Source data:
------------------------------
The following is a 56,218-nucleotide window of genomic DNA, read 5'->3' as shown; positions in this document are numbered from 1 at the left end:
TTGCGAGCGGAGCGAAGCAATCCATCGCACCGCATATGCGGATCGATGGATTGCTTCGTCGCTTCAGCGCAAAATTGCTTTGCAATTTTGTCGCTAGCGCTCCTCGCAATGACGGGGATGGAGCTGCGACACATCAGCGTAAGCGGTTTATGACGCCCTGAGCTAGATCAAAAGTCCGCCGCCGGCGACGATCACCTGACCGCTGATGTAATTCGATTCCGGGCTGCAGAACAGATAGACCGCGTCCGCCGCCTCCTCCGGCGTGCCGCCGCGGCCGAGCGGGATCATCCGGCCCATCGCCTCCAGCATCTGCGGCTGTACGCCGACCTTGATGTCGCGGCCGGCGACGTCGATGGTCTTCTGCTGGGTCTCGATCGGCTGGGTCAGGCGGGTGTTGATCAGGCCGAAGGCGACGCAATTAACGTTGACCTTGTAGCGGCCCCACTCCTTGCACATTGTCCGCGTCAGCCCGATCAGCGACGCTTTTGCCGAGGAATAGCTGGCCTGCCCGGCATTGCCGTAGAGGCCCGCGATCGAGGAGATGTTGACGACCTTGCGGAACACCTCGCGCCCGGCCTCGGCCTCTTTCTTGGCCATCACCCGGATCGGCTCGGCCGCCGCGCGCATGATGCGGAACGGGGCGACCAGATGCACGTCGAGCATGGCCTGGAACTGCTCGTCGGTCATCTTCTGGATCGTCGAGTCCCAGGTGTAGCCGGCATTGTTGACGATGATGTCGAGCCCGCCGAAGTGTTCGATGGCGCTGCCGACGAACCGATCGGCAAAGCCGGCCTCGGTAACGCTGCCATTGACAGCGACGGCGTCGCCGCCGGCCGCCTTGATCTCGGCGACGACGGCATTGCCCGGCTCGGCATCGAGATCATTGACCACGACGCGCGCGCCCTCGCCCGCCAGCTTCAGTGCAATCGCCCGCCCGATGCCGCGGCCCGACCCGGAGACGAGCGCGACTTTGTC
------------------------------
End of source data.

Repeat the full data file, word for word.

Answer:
The following is a 56,218-nucleotide window of genomic DNA, read 5'->3' as shown; positions in this document are numbered from 1 at the left end:
TTGCGAGCGGAGCGAAGCAATCCATCGCACCGCATATGCGGATCGATGGATTGCTTCGTCGCTTCAGCGCAAAATTGCTTTGCAATTTTGTCGCTAGCGCTCCTCGCAATGACGGGGATGGAGCTGCGACACATCAGCGTAAGCGGTTTATGACGCCCTGAGCTAGATCAAAAGTCCGCCGCCGGCGACGATCACCTGACCGCTGATGTAATTCGATTCCGGGCTGCAGAACAGATAGACCGCGTCCGCCGCCTCCTCCGGCGTGCCGCCGCGGCCGAGCGGGATCATCCGGCCCATCGCCTCCAGCATCTGCGGCTGTACGCCGACCTTGATGTCGCGGCCGGCGACGTCGATGGTCTTCTGCTGGGTCTCGATCGGCTGGGTCAGGCGGGTGTTGATCAGGCCGAAGGCGACGCAATTAACGTTGACCTTGTAGCGGCCCCACTCCTTGCACATTGTCCGCGTCAGCCCGATCAGCGACGCTTTTGCCGAGGAATAGCTGGCCTGCCCGGCATTGCCGTAGAGGCCCGCGATCGAGGAGATGTTGACGACCTTGCGGAACACCTCGCGCCCGGCCTCGGCCTCTTTCTTGGCCATCACCCGGATCGGCTCGGCCGCCGCGCGCATGATGCGGAACGGGGCGACCAGATGCACGTCGAGCATGGCCTGGAACTGCTCGTCGGTCATCTTCTGGATCGTCGAGTCCCAGGTGTAGCCGGCATTGTTGACGATGATGTCGAGCCCGCCGAAGTGTTCGATGGCGCTGCCGACGAACCGATCGGCAAAGCCGGCCTCGGTAACGCTGCCATTGACAGCGACGGCGTCGCCGCCGGCCGCCTTGATCTCGGCGACGACGGCATTGCCCGGCTCGGCATCGAGATCATTGACCACGACGCGCGCGCCCTCGCCCGCCAGCTTCAGTGCAATCGCCCGCCCGATGCCGCGGCCCGACCCGGAGACGAGCGCGACTTTGTC